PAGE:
Insalata Caprese
I had some nice chilled shrimp with fregola, a crunchy grain like pasta resembling couscous. My wife had some grilled octopus, which had lemon and fingerling potatoes. For most of us, the standout appetizer was the sauteed Brussels sprouts, cooked brown and crisp outside. Good, but least impressive were the roasted beets with pistachios, scattered with ricotta salata.

Brussels Sprouts
We took a deep collective breath, then ordered our mains.
Niece: Sunday Gravy, Nephew: Fetuccine Bolognese; Wife: Scampi with spaghetti; Me: Spaghetti Frutti Di Mare. (The latter is listed on the menu as coming with capellini, but I prefer thicker pasta, and they graciously changed it for me).

Pasta Frutti di Mare
Rezza's "Sunday Gravy"
Fettucine Bolognese

We saved room for dessert, which is limited to a range of gelati and a couple of sorbetti. For $8, we each got three nice scoops of luscious, intensely flavored gelati. Among the favorites were a super intense, bitter Dark Chocolate and a mellow Salted Caramel. The Espresso flavor gelato took honors as well.

Here's a couple of gelati in the photo.

Turkish Fig, left; Salted Caramel, right.
The check was substantial, but considering all we ate, quite fair.

Here's the obligatory and customary Ratings.

Food: **** Small, unusual touches and ingredients make Rezza's food a standout.

Service: ****
Ambience: Suburban Casual.

Restrooms: spotless.

You might like to read the extensive Dinner menu.

Hours:  Mon - Fri 11:00 am - 10:00 pm                                       Sat 10:00 am - 10:00 pm                                               Sun 10:00 am - 9:00 pm

BYOB / plenty of free parking

UPDATE: It must be mentioned that Rezza does not have any alcoholic beverages license, but customers are allowed to bring their own wine, and I suppose, beer.

We ate at Rezza twice in early February, 2016, and its excellence continues.

Location and contact info:
33 Eisenhower Parkway (crossroads with Eagle Rock Avenue), Roseland, NJ
Tel; 973-364-8277

Fiesta Inn Aeropuerto Ciudad de Mexico

We don't usually stay in expensive hotels, but for our annual visit to the U.S., we went First Class. Not only did we book Business First seats for our flight on United airlines, I decided to stay at the Fiesta Inn Aeropuerto. The advantages were seen to be that we could sleep later, and reduce the number of taxi rides, as the hotel provided a free shuttle to the terminal 1 of the airport.

The Fiesta Inn is located across the boulevard that separates it from the airport. We arrived by bus at Terminal Poniente Observatorio. The taxi fare was just over $172 pesos, and the west-east traverse of the city took about an hour. The taxi came alongside the airport, passed it, did a U, followed convoluted routes through the barrio including another U, and finally emerged in front of the contemporary styled hotel building.

Attentive service was immediately apparent, from the doors to the vast lobby. We were offered a room with with two double beds, which wasn't our first preference, but we were tired and the room was more than acceptable.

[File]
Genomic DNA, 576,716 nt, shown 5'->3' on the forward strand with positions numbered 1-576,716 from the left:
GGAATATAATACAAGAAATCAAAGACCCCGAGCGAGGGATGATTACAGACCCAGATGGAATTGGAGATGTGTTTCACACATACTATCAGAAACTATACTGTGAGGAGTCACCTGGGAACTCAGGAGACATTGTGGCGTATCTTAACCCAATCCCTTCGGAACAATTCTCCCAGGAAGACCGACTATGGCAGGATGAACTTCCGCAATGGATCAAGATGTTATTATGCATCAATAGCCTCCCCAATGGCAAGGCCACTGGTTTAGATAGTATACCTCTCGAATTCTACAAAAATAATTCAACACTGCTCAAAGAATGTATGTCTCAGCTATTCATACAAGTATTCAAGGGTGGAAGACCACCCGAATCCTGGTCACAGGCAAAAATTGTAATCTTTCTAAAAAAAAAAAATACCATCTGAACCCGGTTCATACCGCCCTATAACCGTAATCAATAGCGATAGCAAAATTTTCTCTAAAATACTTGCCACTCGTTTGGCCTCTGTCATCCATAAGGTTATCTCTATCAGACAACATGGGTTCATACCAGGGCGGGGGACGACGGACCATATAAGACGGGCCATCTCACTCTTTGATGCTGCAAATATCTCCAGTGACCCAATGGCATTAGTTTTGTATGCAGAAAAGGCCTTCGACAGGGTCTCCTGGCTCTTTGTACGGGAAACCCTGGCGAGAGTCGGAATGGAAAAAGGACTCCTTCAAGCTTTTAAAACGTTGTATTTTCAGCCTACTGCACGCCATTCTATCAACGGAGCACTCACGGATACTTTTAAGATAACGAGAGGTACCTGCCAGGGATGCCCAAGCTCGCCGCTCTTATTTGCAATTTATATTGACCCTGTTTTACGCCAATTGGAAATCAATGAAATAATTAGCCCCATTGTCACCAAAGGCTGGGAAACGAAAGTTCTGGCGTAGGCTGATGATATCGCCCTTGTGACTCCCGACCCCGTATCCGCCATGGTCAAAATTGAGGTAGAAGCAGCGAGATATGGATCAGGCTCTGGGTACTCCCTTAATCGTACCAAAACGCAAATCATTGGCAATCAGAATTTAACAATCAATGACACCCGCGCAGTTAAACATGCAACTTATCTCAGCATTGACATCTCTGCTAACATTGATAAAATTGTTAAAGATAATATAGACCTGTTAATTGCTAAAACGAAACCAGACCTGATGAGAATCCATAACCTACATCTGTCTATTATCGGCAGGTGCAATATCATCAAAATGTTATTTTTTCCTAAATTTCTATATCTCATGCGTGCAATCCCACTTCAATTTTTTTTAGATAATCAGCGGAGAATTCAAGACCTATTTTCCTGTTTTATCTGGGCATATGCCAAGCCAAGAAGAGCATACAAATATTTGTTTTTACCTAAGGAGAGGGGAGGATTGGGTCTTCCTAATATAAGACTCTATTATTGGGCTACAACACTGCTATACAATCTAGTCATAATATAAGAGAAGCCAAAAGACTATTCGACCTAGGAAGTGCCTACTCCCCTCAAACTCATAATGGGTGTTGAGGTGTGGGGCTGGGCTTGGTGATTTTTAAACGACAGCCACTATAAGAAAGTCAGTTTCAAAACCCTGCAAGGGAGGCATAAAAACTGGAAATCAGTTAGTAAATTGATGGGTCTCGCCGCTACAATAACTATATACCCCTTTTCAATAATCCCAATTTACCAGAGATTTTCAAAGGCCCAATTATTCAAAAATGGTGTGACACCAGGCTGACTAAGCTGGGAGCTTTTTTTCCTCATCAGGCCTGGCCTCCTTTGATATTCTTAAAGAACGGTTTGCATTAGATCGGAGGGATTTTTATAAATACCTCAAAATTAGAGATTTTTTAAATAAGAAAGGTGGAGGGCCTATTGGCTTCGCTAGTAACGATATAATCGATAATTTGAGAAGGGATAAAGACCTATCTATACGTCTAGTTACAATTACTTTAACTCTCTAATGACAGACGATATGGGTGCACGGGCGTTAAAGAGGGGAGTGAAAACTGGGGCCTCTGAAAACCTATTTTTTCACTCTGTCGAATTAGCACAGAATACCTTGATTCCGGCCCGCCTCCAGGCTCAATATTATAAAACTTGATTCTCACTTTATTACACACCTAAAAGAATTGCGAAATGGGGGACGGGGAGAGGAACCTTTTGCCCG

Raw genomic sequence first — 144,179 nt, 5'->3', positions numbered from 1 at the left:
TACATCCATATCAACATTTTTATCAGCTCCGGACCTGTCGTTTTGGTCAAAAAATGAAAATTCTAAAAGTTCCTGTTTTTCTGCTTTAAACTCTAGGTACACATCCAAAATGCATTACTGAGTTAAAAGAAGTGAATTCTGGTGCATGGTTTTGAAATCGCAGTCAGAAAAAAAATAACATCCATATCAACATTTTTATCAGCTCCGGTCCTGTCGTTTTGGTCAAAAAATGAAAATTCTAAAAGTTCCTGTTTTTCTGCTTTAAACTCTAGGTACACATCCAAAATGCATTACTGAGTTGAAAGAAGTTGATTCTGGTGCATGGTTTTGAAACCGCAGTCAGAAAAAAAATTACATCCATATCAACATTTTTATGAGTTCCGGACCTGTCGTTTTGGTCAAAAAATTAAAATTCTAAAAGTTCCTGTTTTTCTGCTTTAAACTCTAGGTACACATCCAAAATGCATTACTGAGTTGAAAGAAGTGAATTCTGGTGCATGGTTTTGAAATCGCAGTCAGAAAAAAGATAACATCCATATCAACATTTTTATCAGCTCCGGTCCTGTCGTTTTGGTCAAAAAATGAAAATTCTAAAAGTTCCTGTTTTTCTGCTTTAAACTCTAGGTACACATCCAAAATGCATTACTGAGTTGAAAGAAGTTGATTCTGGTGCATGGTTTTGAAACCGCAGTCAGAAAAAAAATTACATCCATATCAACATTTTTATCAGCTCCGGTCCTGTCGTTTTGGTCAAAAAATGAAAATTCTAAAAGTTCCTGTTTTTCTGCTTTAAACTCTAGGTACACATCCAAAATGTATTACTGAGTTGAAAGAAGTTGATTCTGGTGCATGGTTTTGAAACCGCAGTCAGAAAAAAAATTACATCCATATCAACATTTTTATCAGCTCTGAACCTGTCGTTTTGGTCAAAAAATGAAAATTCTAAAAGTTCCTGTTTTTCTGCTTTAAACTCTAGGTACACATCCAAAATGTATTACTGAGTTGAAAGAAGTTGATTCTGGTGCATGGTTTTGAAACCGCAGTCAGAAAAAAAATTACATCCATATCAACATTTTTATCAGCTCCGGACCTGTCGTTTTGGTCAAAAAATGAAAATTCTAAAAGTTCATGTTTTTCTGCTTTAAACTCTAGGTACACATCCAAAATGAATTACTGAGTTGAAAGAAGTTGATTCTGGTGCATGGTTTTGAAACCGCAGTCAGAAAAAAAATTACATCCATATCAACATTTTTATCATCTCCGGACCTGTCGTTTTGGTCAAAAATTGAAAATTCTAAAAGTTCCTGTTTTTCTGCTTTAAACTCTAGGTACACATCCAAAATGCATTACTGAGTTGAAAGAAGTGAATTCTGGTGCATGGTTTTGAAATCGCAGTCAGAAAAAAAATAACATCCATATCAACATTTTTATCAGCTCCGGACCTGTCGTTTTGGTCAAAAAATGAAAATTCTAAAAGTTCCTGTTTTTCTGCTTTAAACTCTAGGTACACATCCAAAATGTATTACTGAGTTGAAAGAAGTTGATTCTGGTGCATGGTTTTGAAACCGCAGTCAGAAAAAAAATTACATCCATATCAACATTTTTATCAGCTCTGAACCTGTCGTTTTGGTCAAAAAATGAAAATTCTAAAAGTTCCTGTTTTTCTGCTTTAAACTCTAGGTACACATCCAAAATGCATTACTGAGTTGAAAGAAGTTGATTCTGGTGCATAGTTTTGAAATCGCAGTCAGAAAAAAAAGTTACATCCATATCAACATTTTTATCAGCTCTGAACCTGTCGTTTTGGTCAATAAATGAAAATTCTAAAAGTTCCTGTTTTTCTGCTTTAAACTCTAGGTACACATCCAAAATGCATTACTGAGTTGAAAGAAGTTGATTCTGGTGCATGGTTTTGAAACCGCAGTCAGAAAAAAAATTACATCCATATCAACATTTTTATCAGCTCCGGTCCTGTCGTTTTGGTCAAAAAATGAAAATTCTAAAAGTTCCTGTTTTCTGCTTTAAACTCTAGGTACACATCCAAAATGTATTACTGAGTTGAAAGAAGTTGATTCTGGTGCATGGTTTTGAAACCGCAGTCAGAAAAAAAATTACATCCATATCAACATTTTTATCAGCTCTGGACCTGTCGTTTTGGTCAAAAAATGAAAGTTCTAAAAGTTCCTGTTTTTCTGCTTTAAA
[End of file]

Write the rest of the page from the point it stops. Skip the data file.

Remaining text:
(The following is from my review on
The outstanding advantage of this Fiesta Inn is its proximity to the Aeropuerto International de la Ciudad de México. That's one reason that it's more expensive than our regular hotels in Mexico City. But the extra money bought quality. The attractively decorated room was sufficiently spacious, the beds unusually comfortable, the bed linens high quality, the shower in the bathroom had voluminous hot water almost instantaneously, the wifi was fine, and, despite being close to the airport and the busy Boulevard, the room was quiet. And, it was air conditioned, which is uncommon in Mexican hotels.

The only sour notes were the $34 peso price tag on the 2 liter bottle of purified water in the bathroom ( a tiny, approximately 8 ounce bottle was marked "complimentary"). Considering that we paid over $1700 pesos a night for the room, taxes included, about $105 is U.S. Dollars, we think that purified water should be included in the price. A minor defect was that the wall decoration next to the thermostat came loose during the night. But aside from being unsightly, it was no problem.

The free shuttle ride to Terminal 1 at the Airport was a welcome bonus.

Because of our early departure, we were unable to take advantage of the free breakfast buffet, but we did have supper in the restaurant. Overall, I would describe it as mediocre. The buffet option was $250 pesos. There were plenty of dishes, both hot and cold, from which to choose, but nothing stood out. An a la carte order of Tacos de Arrachera was about $172 and although the portion was large, but I had indigestion afterwards.

I did grab a complimentary cup of coffee before getting on the shuttle, and the coffee was superior.

I have to mention that we'd gone to bed very early, in the late afternoon, but at about 7:30 we were awakened by staff members tapping at our door. My wife answered, but couldn't understand what that was about. They left, and we went back to sleep.

In conclusion, it's a good hotel for travelers in transit who don't have time or inclination to go into the central parts of Mexico City, but who just need an overnight near the airport.

(Sorry, I took no photos of the rooms. We were just too tired. You can see typical room shots on Tripadvisor.)

TripAdviser Review of Fiesta Inn Aeropuerto